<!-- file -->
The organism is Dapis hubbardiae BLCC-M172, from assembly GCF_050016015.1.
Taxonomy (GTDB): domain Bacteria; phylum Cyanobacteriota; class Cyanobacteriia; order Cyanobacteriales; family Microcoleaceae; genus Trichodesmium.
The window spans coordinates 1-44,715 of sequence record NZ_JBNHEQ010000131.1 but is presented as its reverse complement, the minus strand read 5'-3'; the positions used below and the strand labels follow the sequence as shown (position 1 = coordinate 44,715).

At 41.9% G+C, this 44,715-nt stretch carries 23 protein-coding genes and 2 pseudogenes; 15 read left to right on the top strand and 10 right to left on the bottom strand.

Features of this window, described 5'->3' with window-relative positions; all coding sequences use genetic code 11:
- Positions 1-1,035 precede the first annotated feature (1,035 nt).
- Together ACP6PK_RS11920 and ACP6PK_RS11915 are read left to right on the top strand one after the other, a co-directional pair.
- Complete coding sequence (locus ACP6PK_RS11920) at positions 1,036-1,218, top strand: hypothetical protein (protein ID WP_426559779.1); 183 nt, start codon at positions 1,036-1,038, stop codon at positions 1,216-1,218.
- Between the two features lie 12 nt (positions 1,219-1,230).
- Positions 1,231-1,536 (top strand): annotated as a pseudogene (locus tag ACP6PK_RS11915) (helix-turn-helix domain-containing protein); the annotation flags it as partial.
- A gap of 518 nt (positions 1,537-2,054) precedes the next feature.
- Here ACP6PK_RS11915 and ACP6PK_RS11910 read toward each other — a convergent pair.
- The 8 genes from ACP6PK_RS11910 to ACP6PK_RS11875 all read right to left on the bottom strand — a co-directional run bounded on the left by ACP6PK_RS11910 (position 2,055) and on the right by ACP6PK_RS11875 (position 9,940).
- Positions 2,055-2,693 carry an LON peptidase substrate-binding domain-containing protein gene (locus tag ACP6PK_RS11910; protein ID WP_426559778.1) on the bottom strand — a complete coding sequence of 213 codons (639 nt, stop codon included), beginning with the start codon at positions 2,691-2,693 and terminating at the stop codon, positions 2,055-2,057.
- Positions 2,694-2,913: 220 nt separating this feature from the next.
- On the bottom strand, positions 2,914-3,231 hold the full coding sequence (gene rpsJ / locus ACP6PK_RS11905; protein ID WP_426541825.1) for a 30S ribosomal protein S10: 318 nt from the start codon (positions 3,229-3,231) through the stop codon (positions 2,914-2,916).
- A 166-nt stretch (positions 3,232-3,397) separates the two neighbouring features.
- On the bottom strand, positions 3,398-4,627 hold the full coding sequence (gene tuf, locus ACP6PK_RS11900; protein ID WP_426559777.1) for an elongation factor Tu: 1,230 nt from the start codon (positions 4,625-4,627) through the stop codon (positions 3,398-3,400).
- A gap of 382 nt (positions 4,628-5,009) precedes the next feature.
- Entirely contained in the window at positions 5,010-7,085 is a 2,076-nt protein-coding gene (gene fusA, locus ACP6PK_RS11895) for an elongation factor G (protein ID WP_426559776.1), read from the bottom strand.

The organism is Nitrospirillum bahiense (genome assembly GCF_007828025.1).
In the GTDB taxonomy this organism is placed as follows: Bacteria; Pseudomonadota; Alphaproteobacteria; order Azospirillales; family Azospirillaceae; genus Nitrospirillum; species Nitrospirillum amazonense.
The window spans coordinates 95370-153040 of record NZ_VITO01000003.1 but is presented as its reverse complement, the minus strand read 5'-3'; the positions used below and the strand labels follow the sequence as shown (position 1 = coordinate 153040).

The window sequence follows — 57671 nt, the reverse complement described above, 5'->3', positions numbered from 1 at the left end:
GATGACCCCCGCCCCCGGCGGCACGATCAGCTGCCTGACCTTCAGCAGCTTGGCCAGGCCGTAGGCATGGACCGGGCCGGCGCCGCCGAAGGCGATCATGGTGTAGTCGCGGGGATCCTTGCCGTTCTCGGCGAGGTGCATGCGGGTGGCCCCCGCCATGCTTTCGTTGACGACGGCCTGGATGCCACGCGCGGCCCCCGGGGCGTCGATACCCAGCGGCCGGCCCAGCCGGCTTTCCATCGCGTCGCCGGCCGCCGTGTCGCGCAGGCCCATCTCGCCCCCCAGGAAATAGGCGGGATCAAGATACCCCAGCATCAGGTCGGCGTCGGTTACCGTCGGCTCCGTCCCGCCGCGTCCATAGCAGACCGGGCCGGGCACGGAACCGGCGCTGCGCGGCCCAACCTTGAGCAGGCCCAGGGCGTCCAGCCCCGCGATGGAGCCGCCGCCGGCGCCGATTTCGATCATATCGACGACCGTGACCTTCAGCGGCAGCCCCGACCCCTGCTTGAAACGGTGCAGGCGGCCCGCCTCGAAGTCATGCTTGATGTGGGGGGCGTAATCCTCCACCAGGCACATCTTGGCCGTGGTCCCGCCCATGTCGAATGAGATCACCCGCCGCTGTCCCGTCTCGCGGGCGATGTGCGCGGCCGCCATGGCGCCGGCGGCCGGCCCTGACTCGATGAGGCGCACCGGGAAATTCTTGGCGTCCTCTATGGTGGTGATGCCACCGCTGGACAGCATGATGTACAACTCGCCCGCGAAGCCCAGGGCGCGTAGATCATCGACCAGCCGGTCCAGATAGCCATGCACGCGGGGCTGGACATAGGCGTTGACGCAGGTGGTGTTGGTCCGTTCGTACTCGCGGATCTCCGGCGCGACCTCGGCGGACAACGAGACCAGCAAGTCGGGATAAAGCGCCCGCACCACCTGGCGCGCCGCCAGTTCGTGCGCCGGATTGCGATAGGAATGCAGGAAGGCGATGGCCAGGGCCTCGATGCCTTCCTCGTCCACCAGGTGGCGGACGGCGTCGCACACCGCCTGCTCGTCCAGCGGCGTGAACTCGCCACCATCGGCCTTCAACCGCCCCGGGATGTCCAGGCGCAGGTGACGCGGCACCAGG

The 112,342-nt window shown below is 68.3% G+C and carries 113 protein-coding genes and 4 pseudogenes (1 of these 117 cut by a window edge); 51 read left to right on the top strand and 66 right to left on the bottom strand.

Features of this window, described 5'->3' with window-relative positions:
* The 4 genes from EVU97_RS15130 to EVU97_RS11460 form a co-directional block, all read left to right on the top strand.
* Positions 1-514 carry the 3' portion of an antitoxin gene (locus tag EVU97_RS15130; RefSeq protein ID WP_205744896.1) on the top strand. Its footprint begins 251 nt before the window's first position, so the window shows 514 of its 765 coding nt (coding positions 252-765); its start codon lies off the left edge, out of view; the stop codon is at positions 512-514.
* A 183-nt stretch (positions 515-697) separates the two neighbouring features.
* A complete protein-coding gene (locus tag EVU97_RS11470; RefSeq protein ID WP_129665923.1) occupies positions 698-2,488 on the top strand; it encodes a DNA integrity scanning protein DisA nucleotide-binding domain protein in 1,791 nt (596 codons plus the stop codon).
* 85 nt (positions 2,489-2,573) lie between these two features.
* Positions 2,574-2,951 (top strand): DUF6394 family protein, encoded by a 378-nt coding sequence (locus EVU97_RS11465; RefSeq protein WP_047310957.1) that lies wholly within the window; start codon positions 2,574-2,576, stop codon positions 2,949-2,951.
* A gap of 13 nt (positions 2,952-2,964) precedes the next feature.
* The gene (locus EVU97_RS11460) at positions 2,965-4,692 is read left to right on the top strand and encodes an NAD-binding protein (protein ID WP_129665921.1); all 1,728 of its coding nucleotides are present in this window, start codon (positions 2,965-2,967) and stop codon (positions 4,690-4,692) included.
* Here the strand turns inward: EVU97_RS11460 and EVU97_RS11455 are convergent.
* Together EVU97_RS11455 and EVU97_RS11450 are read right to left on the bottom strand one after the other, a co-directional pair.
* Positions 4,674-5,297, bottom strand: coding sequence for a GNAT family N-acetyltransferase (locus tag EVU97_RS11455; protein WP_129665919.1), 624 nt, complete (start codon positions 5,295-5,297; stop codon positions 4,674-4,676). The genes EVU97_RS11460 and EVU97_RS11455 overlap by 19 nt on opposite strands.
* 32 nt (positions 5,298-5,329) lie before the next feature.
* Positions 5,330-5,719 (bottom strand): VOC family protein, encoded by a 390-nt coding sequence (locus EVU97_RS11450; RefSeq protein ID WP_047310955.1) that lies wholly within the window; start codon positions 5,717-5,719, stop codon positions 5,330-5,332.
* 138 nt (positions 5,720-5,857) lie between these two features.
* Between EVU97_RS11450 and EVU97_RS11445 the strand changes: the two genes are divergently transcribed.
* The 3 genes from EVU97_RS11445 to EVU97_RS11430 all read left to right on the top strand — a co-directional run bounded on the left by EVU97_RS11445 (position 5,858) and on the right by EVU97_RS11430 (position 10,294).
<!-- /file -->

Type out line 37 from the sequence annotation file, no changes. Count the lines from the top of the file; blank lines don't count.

* Together EVU97_RS11455 and EVU97_RS11450 are read right to left on the bottom strand one after the other, a co-directional pair.